Elon Musk in SpaceX in Hawthorne, California, seems to become enamored by a new grandiose idea every week or so. And this week was no exception. This time he and his well-heeled colleagues are trying to find a way to serve the 3 billion earthlings hunkering down at scattered locations around the globe lacking service by modern cellphones or conventional telephones.
The solution? Launch a giant swarm of broadband communication satellites into low-altitude circular orbits flying in a tight formation with one another as they circle around the globe. It is called OneWeb.
300-pound satellites are to be launched into 18 orbit planes with 40 satellites following one another in single file around each plane. Ku-band transmitters will provide satellite-based cellphone services to remote and underserved users everywhere in the world. Mass production techniques and the economies of scale should help keep the cost of each individual satellite in the $500,000 range. Recently the OneWeb satellites passed their preliminary design review at the famous satellite design center in Toulouse, France. OneWeb’s total network cost, including a widely dispersed network of gateway Earth stations, is expected to come in at about $3.5 billion, provided the cost-conscious satellite-makers in Exploration Park, Florida, can come in within their target budget. Company spokesmen ha ve indicated that, so far, their team members are on schedule and within 5% of their estimated costs.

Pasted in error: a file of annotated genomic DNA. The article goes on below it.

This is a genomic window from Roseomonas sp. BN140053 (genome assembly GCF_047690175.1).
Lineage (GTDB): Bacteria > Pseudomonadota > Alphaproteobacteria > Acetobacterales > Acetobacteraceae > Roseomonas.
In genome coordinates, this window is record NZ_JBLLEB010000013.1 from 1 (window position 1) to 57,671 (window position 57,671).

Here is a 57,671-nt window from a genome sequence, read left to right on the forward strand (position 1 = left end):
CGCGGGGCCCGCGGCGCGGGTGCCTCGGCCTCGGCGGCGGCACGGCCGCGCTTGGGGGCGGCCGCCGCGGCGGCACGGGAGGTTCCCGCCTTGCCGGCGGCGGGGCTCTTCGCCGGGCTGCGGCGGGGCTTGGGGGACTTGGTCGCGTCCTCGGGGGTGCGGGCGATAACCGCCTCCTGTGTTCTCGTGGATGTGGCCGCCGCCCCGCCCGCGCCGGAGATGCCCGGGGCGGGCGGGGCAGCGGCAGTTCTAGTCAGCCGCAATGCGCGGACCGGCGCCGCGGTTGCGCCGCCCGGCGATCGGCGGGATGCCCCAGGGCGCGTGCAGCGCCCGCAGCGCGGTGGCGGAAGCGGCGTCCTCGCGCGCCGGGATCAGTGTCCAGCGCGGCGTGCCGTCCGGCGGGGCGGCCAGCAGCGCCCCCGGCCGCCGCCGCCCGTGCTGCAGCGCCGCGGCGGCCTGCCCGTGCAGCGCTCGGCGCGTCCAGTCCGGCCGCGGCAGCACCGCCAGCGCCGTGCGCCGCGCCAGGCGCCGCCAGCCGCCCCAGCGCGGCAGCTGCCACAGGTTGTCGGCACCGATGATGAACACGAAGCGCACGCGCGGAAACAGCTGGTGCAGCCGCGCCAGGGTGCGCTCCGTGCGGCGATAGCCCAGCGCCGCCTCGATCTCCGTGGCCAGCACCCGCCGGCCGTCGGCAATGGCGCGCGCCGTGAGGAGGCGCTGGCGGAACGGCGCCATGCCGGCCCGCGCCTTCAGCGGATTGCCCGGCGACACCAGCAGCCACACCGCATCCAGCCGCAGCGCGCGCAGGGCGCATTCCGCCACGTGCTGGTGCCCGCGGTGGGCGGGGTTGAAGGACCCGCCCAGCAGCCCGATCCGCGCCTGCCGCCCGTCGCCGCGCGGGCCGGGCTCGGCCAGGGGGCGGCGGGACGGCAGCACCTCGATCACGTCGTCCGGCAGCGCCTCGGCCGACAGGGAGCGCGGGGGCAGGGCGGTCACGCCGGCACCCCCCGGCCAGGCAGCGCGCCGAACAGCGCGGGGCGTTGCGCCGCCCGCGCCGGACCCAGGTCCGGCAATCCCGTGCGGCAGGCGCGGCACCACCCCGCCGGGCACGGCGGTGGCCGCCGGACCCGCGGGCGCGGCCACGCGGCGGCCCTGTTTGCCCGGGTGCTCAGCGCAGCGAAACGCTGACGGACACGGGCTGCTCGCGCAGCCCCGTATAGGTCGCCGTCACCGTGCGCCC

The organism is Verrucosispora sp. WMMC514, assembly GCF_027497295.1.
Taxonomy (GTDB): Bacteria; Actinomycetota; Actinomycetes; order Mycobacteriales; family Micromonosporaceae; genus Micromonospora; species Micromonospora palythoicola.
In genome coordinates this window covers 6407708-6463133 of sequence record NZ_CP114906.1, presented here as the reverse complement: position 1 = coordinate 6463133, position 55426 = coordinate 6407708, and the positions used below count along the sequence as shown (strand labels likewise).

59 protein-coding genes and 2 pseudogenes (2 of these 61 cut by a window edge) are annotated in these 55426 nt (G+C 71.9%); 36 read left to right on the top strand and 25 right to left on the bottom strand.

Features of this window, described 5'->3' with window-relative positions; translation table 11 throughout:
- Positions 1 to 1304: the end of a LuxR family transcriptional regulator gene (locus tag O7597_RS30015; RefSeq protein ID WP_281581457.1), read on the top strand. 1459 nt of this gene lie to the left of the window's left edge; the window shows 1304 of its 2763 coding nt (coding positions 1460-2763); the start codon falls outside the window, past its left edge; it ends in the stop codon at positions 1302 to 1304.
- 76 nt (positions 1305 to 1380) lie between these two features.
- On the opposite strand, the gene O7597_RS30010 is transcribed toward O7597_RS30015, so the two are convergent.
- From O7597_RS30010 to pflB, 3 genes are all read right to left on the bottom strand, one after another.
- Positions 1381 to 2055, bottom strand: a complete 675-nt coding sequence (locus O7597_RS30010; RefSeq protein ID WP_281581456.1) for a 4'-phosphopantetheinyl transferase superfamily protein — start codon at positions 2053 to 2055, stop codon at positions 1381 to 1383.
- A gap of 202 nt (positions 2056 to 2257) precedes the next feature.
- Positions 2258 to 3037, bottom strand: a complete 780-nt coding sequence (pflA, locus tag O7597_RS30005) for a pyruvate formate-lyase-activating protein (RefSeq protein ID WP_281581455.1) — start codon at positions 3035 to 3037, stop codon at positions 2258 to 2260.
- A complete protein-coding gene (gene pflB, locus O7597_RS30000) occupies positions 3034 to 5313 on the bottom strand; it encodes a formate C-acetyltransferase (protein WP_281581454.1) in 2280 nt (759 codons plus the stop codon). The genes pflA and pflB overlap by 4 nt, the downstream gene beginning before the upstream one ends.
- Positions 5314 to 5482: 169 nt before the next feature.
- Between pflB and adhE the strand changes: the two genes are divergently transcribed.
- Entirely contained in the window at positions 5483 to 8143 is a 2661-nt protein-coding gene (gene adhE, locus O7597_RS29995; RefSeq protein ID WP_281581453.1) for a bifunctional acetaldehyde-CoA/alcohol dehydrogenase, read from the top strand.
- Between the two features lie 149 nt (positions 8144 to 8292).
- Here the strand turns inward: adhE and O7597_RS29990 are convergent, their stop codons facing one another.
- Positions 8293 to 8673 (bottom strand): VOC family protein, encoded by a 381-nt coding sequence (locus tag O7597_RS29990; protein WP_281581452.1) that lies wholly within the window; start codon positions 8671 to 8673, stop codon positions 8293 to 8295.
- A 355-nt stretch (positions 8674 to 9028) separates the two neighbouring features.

About 15-percent of the $3.5 billion has been raised and has been funding about 300 full-time experts. Present schedules call for initial money-raising services to being in 2019. Some industry experts have been calling the concept the O3b “other three billion”, for the three billion widely distributed individuals unserved by mobile or hard-wired telephones.
Elon Musk is famous for turning wild ideas into practical reality and squeezed out impressive profits along the way. Many of his ideas have been floating around for some time when he decides to take a shot at turning them into reality. An earlier version of OneWeb was touted by Edward Tucks in the 1970’s. It was called Teledesic.
The Teledesic concept sprang to life because Tucks read that “40 million people (were) on the waiting list for telephone services around the world.” He quietly sketched up the plans for an 840-satellite constellation of communication satellites flitting through space in 435-mile orbits.
Launch costs were a big barrier then. But Elon Musk can now put a big dent in that problem with his surprisingly inexpensive Falcon boosters.
Tom Logsdon, the author of this blog teaches short courses for the Applied Technology Institute in Riva, Maryland. He will be discussing, in detail, the rapidly evolving OneWeb plans as they are springing from the drawing boards in the following short courses:
The author of this article, Tom Logsdon, teaches short courses, on a regular basis, for the Applied Technology Institute in Riva, Maryland. Here is his upcoming schedule of courses:
|GPS and International Competitors||Dec 5-8, 2016||Colorado Springs, CO|
|GPS and International Competitors||Apr 17-20, 2017||Columbia,MD|
|Orbital & Launch Mechanics – Fundamentals||Jan 23-26, 2017||Albuquerque, NM|
|Orbital & Launch Mechanics – Fundamentals||Feb 28-Mar 3, 2017||Columbia, MD|
Click here for further information: ATIcourses, Tom Logsdon